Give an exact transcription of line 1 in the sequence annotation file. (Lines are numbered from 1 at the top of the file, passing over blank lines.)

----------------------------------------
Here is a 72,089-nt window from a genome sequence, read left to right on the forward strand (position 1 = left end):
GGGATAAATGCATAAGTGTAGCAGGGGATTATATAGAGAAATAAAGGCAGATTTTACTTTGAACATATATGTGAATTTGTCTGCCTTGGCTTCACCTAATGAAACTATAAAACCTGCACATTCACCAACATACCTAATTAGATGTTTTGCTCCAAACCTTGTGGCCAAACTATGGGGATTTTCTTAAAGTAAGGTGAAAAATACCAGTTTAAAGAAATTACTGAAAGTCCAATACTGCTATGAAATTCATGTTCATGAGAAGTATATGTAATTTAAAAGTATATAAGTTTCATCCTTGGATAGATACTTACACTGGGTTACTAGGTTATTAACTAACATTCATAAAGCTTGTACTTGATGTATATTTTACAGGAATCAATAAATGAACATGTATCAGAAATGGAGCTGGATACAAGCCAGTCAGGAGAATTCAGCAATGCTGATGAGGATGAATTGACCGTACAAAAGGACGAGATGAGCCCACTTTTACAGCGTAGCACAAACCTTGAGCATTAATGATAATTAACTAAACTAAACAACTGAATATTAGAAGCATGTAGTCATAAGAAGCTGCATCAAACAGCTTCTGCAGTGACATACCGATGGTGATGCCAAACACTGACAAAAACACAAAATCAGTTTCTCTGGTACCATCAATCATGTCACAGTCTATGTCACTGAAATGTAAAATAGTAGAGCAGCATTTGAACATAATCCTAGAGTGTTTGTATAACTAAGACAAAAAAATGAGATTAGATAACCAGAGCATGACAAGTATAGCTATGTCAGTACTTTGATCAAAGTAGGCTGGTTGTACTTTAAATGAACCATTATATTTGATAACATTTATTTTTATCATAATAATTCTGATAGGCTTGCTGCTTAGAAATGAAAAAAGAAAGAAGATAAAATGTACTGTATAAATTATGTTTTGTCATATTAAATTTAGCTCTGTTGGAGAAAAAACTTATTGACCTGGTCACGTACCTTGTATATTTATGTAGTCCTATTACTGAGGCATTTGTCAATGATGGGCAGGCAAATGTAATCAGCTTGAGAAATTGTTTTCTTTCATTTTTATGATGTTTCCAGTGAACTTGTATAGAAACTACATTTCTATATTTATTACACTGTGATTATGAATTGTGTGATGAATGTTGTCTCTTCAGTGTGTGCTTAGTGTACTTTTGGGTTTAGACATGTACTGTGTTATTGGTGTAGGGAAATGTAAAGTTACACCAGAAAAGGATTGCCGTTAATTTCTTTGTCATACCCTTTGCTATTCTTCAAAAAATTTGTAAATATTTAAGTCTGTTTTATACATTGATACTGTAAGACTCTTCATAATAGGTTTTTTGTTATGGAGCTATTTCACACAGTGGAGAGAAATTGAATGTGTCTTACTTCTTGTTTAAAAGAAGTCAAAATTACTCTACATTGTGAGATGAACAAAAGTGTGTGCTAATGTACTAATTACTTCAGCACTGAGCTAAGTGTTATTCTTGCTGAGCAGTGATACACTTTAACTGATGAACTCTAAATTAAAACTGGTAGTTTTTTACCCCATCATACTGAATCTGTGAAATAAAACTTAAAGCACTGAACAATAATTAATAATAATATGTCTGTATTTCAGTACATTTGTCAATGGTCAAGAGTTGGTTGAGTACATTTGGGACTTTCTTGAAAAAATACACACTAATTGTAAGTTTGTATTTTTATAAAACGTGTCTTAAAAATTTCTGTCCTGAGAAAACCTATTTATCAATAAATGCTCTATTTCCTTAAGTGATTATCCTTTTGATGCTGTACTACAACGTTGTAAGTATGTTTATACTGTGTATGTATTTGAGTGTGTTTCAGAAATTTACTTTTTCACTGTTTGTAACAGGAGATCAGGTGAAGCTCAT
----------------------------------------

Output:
Here is a 72,089-nt window from a genome sequence, read left to right on the forward strand (position 1 = left end):